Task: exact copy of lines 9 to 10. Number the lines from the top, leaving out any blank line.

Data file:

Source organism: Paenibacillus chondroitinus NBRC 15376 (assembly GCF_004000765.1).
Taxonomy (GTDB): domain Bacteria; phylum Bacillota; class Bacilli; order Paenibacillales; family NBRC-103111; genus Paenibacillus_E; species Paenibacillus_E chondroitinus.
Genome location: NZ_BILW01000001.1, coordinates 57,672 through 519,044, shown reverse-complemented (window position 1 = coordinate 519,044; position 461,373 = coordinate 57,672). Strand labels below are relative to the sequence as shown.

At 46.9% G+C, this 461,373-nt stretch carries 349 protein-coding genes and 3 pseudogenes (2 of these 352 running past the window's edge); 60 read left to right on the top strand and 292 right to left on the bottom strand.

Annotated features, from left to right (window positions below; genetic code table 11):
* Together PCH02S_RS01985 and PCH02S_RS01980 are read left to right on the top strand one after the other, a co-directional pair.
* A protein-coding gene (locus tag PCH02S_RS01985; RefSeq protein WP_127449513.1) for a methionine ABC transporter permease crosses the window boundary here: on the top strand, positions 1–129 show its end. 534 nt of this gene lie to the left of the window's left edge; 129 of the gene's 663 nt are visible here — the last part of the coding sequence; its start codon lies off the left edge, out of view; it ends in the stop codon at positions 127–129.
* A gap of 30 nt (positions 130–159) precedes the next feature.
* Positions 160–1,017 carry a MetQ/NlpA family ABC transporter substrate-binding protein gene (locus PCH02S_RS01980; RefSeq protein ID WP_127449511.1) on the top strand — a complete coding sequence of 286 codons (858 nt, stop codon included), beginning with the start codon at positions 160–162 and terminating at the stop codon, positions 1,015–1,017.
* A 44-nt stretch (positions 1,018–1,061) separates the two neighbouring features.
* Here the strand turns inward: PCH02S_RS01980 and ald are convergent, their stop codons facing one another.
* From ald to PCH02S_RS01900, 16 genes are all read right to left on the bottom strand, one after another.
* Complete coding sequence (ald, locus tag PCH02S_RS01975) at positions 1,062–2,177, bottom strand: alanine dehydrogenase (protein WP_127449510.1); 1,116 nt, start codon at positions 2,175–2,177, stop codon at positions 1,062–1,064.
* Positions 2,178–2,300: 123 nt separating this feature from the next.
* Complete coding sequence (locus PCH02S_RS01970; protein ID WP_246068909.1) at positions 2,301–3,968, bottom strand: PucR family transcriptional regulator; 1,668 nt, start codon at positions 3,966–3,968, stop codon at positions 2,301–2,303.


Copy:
* Positions 160–1,017 carry a MetQ/NlpA family ABC transporter substrate-binding protein gene (locus PCH02S_RS01980; RefSeq protein ID WP_127449511.1) on the top strand — a complete coding sequence of 286 codons (858 nt, stop codon included), beginning with the start codon at positions 160–162 and terminating at the stop codon, positions 1,015–1,017.
* A 44-nt stretch (positions 1,018–1,061) separates the two neighbouring features.